Kapara Residential Living, a historic landmark in Glenelg South, played an important role as a centre of care during the war years.
Originally a 14-room homestead built in 1895 and set on five acres of grounds, the home was used as a nursing hostel during World War I and World War II.
Taking its name from the aboriginal word Kapara meaning ‘by the sea’, the building was designed by architect George Soward, who also designed the Adelaide Oval Grandstand and Beehive Corner.
It was first home to George and Elizabeth Jury and their two sons and three daughters. When Mrs Jury sold the property to the Repatriation Department in 1921, it was converted into a hostel for returned Anzacs, known as the Anzac Hostel.
Edward the Prince of Wales, who later became King Edward VIII, visited Kapara in July 1920 as part of a week-long tour of South Australia. He was in Australia from May to August on behalf of his father King George V to thank the nations of the British Empire for their sacrifice during the Great War.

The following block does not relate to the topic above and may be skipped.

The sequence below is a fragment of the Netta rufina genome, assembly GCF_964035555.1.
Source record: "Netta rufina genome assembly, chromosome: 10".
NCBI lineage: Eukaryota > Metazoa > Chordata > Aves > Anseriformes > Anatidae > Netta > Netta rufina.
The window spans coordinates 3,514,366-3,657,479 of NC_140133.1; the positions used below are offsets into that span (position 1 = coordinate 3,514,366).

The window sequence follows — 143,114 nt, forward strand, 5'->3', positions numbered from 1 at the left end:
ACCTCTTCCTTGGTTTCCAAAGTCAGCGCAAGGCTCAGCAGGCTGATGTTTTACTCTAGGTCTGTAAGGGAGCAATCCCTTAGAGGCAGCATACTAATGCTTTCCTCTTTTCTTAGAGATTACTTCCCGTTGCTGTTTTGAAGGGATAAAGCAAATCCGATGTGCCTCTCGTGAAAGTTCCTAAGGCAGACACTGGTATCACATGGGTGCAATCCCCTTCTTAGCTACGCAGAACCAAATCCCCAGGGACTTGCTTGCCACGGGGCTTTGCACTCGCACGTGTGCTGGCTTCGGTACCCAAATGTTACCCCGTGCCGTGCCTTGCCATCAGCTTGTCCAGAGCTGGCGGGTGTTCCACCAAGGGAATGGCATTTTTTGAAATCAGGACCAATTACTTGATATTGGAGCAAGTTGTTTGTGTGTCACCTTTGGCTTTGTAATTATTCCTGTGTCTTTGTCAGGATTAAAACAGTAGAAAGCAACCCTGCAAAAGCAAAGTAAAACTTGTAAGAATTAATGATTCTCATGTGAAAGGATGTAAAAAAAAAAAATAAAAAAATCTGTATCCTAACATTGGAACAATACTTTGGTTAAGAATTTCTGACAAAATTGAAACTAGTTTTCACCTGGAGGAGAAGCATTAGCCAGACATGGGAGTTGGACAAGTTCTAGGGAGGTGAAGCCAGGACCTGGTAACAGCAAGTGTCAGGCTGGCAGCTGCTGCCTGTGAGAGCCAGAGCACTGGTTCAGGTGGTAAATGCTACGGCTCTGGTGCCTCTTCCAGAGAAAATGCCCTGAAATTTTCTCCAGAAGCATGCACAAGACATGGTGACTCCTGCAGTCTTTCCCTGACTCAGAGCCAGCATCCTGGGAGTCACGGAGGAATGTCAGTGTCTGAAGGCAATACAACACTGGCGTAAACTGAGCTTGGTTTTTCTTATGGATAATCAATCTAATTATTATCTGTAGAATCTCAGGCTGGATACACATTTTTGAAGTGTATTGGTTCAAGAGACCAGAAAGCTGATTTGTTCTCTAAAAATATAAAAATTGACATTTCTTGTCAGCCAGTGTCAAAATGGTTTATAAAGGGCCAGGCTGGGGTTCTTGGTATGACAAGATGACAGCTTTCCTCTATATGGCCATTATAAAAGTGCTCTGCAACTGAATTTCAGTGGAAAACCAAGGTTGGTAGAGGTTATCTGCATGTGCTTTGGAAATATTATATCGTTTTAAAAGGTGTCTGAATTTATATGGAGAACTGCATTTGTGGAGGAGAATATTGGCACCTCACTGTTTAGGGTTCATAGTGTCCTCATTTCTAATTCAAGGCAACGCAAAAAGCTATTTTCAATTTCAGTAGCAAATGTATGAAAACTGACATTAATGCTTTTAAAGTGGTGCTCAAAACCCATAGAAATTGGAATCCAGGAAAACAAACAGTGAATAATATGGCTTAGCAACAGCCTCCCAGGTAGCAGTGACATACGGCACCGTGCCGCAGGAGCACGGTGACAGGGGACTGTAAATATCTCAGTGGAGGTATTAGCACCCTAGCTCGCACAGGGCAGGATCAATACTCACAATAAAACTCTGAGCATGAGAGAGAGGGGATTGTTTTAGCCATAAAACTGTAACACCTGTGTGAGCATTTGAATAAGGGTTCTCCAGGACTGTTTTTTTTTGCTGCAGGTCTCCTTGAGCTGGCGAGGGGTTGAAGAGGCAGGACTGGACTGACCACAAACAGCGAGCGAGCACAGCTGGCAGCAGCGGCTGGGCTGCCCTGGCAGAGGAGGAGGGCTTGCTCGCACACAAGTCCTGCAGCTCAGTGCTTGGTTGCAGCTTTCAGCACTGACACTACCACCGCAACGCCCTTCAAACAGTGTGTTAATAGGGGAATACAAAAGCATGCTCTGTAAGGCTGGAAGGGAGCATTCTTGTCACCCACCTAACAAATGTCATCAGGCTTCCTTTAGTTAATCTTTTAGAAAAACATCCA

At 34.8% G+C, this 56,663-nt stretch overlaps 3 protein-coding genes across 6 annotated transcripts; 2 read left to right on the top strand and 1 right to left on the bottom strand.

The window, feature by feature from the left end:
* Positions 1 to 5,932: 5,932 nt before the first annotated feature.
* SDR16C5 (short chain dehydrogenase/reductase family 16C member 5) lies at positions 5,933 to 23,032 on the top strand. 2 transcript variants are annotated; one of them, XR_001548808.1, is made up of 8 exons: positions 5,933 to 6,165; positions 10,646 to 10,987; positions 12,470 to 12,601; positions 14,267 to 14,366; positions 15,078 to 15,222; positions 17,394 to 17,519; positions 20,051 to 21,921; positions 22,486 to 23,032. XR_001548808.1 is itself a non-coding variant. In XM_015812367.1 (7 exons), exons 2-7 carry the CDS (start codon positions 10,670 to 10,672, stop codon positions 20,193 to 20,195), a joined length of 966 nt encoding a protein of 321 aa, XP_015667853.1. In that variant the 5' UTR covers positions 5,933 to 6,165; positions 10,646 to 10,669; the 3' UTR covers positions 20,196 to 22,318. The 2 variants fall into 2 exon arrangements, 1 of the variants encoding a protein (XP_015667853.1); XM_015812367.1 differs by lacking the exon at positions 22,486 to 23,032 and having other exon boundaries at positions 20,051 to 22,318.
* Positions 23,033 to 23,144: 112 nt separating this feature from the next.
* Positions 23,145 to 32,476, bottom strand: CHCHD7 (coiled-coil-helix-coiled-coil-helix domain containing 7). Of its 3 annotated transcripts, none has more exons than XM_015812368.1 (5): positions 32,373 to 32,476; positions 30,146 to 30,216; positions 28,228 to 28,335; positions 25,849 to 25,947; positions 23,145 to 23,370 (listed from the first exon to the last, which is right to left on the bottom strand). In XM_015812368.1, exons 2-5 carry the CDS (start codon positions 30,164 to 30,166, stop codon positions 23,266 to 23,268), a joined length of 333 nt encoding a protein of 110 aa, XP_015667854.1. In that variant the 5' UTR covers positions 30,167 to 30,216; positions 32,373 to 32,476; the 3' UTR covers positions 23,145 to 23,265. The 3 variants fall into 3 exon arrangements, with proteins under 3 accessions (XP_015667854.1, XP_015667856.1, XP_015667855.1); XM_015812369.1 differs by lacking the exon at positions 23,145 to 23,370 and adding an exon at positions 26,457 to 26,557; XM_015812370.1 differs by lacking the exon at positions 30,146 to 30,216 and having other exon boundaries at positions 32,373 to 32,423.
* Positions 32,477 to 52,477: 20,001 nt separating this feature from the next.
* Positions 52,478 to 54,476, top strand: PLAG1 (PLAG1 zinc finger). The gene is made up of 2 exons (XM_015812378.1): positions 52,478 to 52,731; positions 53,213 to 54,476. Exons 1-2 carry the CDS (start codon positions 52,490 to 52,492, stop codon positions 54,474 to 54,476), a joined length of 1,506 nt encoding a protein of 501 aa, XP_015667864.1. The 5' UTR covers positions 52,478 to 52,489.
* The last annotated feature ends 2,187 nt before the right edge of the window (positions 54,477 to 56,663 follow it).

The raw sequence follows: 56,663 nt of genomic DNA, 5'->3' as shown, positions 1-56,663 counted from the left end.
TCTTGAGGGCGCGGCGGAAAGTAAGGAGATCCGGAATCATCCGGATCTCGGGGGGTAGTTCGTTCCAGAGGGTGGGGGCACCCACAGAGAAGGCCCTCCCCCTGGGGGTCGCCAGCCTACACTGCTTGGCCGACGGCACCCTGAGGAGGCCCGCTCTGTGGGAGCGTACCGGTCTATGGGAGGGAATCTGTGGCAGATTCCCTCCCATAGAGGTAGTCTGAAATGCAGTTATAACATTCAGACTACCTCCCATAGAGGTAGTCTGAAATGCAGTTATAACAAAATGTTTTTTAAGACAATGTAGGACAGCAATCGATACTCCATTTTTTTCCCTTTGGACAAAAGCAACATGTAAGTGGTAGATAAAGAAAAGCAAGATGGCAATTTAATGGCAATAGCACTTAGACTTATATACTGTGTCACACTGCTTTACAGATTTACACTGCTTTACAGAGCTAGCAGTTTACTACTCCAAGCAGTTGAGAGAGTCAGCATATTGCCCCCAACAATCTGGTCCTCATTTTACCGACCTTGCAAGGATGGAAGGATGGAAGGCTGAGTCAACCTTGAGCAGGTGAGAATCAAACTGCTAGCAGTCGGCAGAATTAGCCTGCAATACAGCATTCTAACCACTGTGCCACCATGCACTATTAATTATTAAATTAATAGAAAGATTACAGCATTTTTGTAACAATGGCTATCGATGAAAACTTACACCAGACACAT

In 1939 the building was leased to the Red Cross at a nominal rent of one pound a month. The public helped to fund the cost of altering, renovating and fitting out a 50-bed hospital for servicemen that opened in 1940 and was known as the Red Cross Convalescent Home.
Later another wing was add ed to provide care and permanent accomodation to aged ex-servicemen. When Red Cross bought Kapara in 1959, it became The Kapara Red Cross Home, providing accommodation and services for convalescent ex-servicemen and women, Legacy widows and civilian nurses, as well as 36 beds for infirm ex-servicemen.
ACH Group has owned the home since 1974 and today provides care to 137 residents.
Frank Weist – ACH Group’s CEO said: “ACH Group has a special affinity with the Veteran community, as our organisation was founded to provide accommodation for War Widows. We are proud to continue this association by providing services to members of the Veteran community.”
Photo courtesy State Library of South Australia.